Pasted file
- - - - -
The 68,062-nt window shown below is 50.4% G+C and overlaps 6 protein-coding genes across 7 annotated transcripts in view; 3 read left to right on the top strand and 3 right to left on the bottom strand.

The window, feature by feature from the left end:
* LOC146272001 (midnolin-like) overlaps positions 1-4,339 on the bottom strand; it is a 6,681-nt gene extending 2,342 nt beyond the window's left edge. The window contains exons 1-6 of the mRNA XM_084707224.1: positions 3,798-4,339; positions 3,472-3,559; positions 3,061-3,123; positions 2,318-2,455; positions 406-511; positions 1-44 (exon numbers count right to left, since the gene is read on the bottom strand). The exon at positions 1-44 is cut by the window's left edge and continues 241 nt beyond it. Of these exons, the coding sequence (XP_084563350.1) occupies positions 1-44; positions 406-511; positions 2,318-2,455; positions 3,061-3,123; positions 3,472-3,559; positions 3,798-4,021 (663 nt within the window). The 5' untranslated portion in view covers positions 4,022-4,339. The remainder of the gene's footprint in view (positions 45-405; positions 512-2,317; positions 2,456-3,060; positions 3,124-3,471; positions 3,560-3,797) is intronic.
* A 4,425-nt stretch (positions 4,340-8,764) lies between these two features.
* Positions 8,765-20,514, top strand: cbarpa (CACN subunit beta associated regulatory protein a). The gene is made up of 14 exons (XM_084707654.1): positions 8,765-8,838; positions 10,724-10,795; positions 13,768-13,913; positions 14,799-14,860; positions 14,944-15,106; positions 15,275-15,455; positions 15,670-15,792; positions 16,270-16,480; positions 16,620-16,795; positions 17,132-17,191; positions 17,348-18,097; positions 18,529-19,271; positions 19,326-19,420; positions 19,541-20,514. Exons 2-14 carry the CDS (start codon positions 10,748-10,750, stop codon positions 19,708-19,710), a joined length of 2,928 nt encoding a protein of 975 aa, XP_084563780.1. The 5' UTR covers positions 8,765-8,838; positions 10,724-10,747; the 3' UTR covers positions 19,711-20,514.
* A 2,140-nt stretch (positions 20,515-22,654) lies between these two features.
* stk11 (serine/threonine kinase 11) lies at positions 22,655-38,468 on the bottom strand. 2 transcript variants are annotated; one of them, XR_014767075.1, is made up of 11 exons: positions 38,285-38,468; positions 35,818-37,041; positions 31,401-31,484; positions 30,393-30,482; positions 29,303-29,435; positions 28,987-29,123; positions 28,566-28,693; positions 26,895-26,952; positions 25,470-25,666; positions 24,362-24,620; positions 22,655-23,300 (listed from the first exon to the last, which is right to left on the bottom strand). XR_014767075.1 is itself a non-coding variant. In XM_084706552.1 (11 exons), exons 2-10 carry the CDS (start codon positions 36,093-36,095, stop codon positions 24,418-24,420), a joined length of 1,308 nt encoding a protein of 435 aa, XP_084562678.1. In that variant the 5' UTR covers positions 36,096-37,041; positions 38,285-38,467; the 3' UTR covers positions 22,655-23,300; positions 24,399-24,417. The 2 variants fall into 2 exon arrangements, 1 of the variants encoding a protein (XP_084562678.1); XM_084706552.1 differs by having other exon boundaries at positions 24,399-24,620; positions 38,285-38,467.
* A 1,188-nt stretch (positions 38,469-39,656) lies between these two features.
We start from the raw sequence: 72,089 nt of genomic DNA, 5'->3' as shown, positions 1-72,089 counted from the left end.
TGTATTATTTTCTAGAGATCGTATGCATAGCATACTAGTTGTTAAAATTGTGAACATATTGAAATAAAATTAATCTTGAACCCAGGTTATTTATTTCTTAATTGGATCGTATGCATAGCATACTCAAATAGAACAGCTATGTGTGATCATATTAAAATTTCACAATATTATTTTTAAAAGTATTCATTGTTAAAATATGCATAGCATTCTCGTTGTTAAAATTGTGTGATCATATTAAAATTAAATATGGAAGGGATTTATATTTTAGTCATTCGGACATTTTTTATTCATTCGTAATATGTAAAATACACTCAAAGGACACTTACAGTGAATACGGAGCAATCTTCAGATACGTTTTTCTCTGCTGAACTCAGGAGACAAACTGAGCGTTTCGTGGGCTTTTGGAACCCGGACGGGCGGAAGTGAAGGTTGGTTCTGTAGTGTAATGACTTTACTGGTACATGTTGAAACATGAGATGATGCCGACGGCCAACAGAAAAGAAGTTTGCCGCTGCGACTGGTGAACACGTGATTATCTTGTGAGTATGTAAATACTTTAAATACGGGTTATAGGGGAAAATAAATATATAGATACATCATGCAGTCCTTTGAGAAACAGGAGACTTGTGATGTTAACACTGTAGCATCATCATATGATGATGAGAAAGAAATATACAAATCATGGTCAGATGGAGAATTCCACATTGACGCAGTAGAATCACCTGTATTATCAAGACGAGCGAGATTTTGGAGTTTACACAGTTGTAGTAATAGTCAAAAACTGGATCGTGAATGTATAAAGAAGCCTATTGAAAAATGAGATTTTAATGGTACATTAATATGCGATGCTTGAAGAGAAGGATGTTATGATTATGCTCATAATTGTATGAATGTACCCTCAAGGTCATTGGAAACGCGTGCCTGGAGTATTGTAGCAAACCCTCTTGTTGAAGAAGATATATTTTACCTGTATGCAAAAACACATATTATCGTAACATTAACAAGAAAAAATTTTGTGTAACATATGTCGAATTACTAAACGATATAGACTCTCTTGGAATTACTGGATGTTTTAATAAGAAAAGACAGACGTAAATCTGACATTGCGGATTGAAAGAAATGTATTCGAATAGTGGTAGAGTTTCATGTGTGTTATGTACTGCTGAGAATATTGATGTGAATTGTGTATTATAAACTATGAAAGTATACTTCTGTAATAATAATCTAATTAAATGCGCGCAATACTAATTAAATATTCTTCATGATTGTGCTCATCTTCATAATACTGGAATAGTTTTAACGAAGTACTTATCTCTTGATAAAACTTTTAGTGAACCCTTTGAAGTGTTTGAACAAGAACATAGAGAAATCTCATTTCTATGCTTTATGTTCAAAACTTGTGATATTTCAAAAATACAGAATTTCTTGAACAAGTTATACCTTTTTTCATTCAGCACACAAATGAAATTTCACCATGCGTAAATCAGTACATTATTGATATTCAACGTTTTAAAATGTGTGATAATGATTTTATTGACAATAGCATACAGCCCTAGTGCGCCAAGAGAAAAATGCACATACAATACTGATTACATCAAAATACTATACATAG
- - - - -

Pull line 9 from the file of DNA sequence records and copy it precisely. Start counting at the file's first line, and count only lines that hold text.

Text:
We start from the raw sequence: 72,089 nt of genomic DNA, 5'->3' as shown, positions 1-72,089 counted from the left end.